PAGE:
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Clews, and others who took part in this raid upon the resources of a great but stupid people.

But the Civil War phase of the Republican party's treason to the Negro is not the only outstanding one, as was shown by the late General Tremaine in his "Sectionalism Unmasked." Not only was General Grant elected in 1868 by the newly created Negro vote, as the official records prove, but his re-election in 1872 was effected by the same means. So was the election of Rutherford B. Hayes in 1876. Yet when the election of Hayes had been taken before the overwhelmingly Republican Congress this shameless party made a deal whereby, in order to pacify the white "crackers" of the South, the Negro was given over into the hands of the triumphant Ku-Klux; the soldiers who protected their access to the ballot box in the worst southern states were withdrawn, while the "crackers" agreed as the price of this favor to withdraw their opposition to the election of Hayes. For this there exists ample proof which will be presented upon the challenge of any politician or editor. As a Republican Senator from New England shamelessly said, it was a matter of "Root, hog, or die" for the helpless Negro whose ballots had buttressed the Republican party's temple of graft and corruption. So was reconstruction settled against the Negro by the aid and abetting of the Republican party.

And since that time lynching, disfranchisement and segregation have grown with the Republican party in continuous control of the government from 1861 to 1920 -with the exception of eight years of Woodrow Wilson and eight years of Grover Cleveland. With their continuing consent the South has been made solid, so that at every Republican convention delegates who do not represent a voting constituency but a grafting collection. of white postmasters and their Negro lackeys can turn

the scales of nomination in favor of any person whom the central clique of the party, controlled as it has always been by Wall Street financiers, may foist upon a disgusted people, as they have done in the case of Harding. So long as the South remains solid, so long will the Republican delegates from the South consist of only this handful of hirelings; so long will they be amenable to the "discipline" which means the pressure of the jobs by which they get their bread. Therefore the Republican leaders will know that the solidarity of the South is their most valuable asset; and they are least likely to do anything that will break that solidarity. The Republican party's only interest in the Negro is to get his vote for nothing; and so long as Negro Republican leaders remain the contemptible grafters and political procurers that they are at present, so long will it get Negro votes for nothing.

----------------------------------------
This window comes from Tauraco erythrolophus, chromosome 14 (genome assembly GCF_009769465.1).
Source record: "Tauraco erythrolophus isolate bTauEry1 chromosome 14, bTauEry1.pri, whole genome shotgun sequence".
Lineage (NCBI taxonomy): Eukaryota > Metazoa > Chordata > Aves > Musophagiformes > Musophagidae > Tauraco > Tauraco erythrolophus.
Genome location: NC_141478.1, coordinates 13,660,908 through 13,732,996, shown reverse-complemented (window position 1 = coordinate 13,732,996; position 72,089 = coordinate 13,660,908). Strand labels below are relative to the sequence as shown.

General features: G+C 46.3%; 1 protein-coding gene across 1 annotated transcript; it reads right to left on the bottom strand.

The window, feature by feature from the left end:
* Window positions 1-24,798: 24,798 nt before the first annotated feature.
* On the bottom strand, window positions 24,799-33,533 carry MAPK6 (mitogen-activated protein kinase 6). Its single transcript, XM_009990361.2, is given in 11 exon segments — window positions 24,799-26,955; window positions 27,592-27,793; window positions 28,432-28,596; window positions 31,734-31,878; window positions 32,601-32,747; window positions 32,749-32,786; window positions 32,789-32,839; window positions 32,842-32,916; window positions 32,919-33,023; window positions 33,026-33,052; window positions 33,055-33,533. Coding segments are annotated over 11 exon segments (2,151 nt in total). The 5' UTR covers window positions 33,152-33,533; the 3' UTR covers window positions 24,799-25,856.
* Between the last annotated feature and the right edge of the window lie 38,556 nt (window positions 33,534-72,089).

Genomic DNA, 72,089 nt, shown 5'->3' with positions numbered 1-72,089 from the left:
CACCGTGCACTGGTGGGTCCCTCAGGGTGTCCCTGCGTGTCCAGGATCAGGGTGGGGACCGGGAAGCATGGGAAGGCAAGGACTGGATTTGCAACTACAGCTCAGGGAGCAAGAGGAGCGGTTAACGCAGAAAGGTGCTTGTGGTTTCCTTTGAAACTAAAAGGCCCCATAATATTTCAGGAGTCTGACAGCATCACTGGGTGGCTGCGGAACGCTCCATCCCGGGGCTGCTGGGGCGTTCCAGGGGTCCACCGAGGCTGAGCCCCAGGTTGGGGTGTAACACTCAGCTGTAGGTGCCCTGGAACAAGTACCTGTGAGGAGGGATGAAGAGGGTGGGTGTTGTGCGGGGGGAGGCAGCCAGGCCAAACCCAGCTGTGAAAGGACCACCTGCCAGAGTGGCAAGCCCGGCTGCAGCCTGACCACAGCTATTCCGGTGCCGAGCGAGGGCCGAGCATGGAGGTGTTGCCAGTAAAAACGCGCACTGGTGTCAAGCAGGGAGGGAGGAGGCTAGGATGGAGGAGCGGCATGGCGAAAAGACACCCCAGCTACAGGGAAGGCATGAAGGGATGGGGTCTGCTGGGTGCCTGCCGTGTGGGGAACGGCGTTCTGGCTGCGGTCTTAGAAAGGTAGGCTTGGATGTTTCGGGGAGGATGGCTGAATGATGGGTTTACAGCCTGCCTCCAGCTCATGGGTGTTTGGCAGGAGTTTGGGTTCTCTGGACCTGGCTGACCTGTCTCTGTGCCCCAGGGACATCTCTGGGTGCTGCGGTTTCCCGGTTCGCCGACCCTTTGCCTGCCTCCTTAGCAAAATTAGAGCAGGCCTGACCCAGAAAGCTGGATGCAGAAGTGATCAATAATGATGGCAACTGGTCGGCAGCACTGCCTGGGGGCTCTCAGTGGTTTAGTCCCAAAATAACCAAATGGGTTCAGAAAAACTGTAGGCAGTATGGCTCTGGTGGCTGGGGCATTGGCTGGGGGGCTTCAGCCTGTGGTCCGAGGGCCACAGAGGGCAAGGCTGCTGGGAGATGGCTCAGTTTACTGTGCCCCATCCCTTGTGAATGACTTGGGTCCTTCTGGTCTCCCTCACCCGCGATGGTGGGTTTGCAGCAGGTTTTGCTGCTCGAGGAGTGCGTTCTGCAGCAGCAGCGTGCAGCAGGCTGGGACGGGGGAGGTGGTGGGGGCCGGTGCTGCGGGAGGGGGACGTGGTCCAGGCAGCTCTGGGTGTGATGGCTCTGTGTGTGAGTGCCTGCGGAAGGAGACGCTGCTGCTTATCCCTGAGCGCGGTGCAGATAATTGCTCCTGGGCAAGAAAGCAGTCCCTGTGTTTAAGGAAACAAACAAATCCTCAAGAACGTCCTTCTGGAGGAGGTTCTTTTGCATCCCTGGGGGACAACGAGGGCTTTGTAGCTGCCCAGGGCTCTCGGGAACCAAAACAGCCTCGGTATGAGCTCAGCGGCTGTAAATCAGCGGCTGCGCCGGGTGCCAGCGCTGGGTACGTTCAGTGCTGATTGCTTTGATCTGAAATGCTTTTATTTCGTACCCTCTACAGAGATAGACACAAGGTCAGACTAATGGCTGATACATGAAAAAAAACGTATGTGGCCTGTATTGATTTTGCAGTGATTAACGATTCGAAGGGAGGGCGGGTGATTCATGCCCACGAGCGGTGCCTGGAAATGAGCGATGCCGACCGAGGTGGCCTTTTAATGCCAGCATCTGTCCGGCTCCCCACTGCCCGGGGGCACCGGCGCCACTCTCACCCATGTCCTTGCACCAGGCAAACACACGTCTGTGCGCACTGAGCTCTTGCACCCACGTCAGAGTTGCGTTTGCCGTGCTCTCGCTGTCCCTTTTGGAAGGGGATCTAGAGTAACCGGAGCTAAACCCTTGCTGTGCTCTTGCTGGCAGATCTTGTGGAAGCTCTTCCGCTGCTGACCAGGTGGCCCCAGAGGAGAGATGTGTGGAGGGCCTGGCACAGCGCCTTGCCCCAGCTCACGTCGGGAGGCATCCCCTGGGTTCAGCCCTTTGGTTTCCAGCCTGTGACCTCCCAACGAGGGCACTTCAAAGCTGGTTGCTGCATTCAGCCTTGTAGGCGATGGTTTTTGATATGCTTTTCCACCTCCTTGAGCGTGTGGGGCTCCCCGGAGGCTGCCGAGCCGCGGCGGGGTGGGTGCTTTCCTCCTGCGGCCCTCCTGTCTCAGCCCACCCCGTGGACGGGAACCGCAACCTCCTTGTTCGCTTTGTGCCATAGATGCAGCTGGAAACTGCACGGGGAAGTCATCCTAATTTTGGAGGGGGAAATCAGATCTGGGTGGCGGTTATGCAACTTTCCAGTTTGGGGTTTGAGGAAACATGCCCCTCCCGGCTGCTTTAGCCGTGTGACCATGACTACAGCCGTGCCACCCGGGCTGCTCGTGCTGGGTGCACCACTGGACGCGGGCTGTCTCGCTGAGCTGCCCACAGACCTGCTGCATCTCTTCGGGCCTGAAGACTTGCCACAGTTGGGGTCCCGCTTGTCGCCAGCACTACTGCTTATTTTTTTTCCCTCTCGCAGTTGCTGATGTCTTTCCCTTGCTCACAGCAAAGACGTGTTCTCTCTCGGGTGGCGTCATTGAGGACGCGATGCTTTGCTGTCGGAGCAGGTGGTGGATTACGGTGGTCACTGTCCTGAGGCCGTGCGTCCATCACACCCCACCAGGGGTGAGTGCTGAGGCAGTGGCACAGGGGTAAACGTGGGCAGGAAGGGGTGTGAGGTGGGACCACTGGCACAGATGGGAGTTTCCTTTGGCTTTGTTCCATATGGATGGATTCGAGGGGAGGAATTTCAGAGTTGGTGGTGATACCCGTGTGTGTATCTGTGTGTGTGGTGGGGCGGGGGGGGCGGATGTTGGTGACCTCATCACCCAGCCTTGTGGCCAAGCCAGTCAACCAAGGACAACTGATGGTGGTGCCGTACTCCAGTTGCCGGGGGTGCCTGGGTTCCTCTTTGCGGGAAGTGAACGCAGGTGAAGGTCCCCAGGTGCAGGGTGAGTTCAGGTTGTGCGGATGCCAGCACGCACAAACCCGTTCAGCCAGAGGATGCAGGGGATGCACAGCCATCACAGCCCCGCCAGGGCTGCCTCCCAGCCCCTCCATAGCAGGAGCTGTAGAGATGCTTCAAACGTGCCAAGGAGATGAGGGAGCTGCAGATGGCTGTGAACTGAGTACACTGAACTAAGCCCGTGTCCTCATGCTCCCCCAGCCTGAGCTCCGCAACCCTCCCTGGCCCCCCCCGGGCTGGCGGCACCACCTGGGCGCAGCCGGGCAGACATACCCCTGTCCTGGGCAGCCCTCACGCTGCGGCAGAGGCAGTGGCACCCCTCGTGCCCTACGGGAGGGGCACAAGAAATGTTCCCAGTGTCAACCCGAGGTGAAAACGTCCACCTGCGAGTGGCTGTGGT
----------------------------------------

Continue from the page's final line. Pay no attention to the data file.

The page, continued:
Through it all the Republican party remains the most corrupt influence among Negro Americans. It buys up by jobs, appointments and gifts those Negroes who in politics should be the free and independent spokesmen of Negro Americans. But worse than this is its private work in which it secretly subsidizes men who pose before the public as independent radicals. These intellectual pimps draw private supplementary incomes from the Republican party to sell out the influence of any movement, church or newspaper with which they are connected. Of the enormity of this mode of procedure and the extent to which it saps the very springs of Negro integrity the average Negro knows nothing. Its blighting, baleful influence is known only to those who have trained ears to hear and trained eyes to see.

And now in this election the standards will advance and the cohorts go forward under the simple impulse of the same corrupting influence. But whether the new move

ment for a Negro party comes to a head or not, the new Negro in America will never amount to anything politically until he enfranchises himself from the Grand Old Party which has made a political joke of him.—July, 1920.